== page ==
On thing I noticed: It helps to keep on reposting the same links with regular intervals.
I guess most people only look at their first page when checking out recent posts of the ones they’re following, or don’t look too far back when performing a search.

Now, this probably isn’t according to the twitter TOS. Actually, it might be spamming but no-one is obligated to follow anyone else of course.

This way, I was getting more real visitors and less bots. To my surprise (when my programmer’s hat is on) there were still repeated visits from the same bots coming from the same ip-addresses. Did they expect to find something else when visiting for a 2nd or 3rd time? (actually,this gave me an idea: you can’t change a link once it’s posted, but you can change where it redirects to)
Most bots were smart enough not to follow the same link again though.

Are you successful in getting real visitors from Twitter?
Are you only relying on to provide traffic stats?

What makes them click ?

The other day (well, actually some weeks ago while relaxing at the beach in Kos) I read ‘Neuro Web Design – What makes them click?’ by Susan Weinschenk. (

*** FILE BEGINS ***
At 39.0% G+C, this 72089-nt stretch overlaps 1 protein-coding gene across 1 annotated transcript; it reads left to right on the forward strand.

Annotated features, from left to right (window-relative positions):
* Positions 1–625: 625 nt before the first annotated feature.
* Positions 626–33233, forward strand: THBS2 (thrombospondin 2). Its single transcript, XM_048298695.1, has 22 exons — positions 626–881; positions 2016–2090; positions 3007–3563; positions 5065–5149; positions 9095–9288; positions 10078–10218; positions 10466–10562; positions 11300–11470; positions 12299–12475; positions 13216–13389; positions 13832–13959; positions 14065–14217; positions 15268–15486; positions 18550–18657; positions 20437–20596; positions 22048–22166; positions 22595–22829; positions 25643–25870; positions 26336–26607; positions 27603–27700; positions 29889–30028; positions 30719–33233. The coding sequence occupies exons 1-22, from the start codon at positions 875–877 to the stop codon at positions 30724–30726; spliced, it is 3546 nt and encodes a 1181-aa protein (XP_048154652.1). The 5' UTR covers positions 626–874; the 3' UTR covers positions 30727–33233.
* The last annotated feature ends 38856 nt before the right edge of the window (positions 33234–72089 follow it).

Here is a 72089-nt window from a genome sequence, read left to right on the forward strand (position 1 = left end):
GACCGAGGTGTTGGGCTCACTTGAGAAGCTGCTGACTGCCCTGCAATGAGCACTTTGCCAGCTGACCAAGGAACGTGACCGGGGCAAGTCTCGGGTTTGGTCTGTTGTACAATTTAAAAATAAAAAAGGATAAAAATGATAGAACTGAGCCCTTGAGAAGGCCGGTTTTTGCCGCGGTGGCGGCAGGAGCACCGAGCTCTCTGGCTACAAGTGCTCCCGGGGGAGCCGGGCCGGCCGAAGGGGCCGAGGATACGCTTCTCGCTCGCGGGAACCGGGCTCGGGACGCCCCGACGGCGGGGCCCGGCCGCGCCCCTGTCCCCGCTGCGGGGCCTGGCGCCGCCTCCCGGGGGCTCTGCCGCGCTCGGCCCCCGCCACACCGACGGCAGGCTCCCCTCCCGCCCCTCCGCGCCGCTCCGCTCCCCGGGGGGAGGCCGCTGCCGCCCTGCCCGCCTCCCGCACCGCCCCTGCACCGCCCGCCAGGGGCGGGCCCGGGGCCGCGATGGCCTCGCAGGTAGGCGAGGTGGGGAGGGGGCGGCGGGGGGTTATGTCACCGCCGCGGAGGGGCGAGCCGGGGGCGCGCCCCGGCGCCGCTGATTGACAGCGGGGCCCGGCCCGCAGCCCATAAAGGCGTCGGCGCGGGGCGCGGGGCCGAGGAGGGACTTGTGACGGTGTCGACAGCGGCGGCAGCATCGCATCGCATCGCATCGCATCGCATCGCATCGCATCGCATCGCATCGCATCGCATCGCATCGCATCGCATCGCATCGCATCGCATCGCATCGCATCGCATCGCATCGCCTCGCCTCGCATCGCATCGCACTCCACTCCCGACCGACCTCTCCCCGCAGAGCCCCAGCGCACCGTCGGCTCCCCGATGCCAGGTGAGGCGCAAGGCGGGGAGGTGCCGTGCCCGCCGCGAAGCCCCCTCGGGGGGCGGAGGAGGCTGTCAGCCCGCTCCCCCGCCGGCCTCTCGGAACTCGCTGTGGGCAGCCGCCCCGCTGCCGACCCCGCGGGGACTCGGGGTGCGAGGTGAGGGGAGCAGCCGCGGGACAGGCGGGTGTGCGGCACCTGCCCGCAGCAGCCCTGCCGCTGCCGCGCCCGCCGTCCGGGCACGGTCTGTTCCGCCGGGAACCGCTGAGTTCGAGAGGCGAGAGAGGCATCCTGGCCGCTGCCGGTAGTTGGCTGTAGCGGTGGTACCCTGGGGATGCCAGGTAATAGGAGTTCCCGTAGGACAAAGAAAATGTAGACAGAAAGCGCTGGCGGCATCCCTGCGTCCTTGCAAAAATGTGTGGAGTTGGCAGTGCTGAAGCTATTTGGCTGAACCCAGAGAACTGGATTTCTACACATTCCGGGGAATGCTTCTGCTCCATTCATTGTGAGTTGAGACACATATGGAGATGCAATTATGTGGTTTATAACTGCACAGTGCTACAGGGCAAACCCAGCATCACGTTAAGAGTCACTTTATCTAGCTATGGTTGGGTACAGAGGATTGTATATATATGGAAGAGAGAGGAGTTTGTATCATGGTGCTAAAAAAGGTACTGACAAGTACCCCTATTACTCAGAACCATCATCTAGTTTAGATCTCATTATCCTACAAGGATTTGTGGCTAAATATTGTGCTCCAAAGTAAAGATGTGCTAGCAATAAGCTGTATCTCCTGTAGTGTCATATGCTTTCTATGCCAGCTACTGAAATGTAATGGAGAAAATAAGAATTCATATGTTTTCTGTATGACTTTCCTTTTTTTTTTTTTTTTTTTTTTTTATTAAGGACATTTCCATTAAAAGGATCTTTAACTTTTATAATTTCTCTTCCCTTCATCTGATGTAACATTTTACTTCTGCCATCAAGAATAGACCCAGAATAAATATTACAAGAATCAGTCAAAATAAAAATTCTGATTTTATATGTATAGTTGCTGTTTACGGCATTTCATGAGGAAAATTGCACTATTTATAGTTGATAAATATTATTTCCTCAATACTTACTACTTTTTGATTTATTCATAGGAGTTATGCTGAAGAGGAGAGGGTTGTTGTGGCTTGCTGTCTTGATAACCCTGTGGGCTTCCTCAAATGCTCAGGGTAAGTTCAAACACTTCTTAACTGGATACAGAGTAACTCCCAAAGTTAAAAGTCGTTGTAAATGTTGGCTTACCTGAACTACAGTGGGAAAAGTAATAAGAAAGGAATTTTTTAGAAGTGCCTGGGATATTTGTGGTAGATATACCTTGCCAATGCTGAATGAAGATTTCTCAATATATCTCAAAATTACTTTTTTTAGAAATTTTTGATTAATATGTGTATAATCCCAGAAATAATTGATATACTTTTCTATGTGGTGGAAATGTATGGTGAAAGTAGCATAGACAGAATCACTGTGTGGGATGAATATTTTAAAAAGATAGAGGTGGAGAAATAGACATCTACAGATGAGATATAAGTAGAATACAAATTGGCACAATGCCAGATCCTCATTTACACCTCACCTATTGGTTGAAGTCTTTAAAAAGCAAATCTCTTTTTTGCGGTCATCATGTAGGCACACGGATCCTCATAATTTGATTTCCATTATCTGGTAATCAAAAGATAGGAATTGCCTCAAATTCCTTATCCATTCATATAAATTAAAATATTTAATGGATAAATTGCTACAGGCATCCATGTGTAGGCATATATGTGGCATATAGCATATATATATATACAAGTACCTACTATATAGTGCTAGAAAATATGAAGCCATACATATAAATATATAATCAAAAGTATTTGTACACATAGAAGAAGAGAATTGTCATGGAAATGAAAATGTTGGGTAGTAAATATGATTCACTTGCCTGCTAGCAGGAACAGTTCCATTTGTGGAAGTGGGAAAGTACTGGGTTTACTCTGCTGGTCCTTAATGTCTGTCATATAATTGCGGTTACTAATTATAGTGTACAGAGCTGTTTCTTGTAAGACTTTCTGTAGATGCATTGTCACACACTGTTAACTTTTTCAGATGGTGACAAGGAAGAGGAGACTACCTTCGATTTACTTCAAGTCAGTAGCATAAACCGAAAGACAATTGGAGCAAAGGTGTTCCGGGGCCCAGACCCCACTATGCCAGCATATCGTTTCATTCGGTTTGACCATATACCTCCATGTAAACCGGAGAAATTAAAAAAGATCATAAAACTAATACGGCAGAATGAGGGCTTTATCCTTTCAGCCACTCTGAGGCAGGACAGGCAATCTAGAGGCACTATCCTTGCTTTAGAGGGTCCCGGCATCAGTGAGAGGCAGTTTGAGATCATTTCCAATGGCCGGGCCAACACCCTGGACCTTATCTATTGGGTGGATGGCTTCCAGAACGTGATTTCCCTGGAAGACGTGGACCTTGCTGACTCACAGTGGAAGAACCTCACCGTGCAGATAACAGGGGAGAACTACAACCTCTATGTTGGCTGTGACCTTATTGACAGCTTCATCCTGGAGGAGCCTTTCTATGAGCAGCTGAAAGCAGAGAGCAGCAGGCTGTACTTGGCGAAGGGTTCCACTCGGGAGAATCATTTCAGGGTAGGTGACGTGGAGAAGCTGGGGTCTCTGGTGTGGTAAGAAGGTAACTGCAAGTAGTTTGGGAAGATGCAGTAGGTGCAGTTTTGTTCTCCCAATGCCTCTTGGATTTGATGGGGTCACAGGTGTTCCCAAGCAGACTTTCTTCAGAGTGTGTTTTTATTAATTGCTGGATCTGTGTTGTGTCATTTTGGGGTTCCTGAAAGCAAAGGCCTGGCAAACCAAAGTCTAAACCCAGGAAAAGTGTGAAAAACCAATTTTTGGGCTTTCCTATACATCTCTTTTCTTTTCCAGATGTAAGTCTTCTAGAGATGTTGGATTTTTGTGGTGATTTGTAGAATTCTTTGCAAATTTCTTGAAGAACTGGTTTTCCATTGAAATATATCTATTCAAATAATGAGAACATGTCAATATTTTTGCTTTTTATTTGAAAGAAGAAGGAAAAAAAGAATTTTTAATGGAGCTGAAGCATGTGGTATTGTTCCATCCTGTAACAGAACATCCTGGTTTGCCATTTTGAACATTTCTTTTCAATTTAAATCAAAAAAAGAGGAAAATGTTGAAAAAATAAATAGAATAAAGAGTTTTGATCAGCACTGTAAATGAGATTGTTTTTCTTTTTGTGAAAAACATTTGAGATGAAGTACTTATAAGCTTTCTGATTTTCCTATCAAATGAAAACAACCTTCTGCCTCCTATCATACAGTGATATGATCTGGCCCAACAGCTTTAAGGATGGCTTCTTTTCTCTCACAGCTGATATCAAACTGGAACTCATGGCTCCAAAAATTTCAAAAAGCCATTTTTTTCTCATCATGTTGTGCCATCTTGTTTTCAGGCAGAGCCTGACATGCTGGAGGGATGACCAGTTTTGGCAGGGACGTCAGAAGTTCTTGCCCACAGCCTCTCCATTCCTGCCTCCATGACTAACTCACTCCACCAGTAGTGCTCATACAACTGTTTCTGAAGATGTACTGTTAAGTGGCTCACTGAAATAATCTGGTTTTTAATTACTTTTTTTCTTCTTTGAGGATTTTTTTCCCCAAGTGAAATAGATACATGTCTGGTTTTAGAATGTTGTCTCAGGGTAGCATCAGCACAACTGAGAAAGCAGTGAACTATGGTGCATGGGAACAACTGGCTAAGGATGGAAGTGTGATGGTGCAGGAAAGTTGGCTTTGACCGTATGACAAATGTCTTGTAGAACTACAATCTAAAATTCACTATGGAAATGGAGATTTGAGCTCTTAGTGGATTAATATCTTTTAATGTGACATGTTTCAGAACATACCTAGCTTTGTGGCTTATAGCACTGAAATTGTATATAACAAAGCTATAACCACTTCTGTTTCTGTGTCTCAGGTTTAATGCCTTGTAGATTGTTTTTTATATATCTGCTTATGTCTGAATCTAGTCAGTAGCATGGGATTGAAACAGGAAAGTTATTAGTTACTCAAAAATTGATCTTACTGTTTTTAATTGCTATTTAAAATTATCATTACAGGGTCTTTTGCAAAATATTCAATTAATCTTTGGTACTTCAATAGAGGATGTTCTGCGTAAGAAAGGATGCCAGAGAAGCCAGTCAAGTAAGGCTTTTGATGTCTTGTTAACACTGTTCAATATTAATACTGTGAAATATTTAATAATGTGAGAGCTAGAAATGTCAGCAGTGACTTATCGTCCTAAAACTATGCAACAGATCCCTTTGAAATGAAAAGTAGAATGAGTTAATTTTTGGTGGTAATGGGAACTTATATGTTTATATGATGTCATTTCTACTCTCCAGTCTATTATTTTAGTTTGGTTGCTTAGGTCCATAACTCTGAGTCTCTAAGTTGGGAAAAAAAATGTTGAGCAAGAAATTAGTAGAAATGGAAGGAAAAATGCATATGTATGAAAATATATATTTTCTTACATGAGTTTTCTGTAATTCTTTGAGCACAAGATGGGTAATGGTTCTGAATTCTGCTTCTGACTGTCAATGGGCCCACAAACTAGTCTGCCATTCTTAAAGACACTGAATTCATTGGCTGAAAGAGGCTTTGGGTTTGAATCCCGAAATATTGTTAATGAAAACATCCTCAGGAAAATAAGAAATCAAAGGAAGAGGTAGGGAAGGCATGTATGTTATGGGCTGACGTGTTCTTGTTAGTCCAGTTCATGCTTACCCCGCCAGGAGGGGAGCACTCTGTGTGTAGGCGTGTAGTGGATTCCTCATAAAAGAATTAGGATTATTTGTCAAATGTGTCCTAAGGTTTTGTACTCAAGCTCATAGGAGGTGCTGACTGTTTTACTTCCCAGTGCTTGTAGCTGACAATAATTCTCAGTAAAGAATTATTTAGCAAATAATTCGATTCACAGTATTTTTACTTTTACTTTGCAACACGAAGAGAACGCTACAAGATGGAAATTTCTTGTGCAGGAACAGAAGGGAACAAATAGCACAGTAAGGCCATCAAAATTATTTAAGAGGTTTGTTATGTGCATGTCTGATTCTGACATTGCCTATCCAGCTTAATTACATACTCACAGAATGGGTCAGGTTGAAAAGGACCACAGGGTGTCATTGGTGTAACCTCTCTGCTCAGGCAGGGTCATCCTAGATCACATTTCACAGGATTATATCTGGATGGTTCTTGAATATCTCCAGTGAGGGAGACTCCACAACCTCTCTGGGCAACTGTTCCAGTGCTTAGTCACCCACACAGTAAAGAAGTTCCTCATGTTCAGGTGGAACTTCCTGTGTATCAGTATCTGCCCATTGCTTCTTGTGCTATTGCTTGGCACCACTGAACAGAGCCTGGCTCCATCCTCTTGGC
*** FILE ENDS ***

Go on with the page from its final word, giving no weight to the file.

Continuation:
The book is a fast and easy read (no unnecessary filler) and a good introduction on how your site’s visitors can be steered in the direction you want them to go.

The Obvious

The book handles some of the more known/proven techniques, like for example that ratings/testimonials of other people can help sell your product or service. Another well known technique it talks about is inducing a sense of scarcity/urgency in the visitor. Only 2 seats left! Buy now and get 33% off! It’s not because these are known techniques that they stop working.

Luckily 2/3rd of the book handles less obvious techniques, otherwise it wouldn’t be worth buying.

The Not So Obvious

A less known influencing technique is reciprocity. And then I’m not talking about swapping links with another website, but the fact that someone is more likely to do something for you after you did something for them first. The book cites some studies (I always love the facts and figures) and gives some actual examples of how to implement this in your site’s design, which is less obvious when you think about it. Want to know more ? Buy the book!

Other interesting sources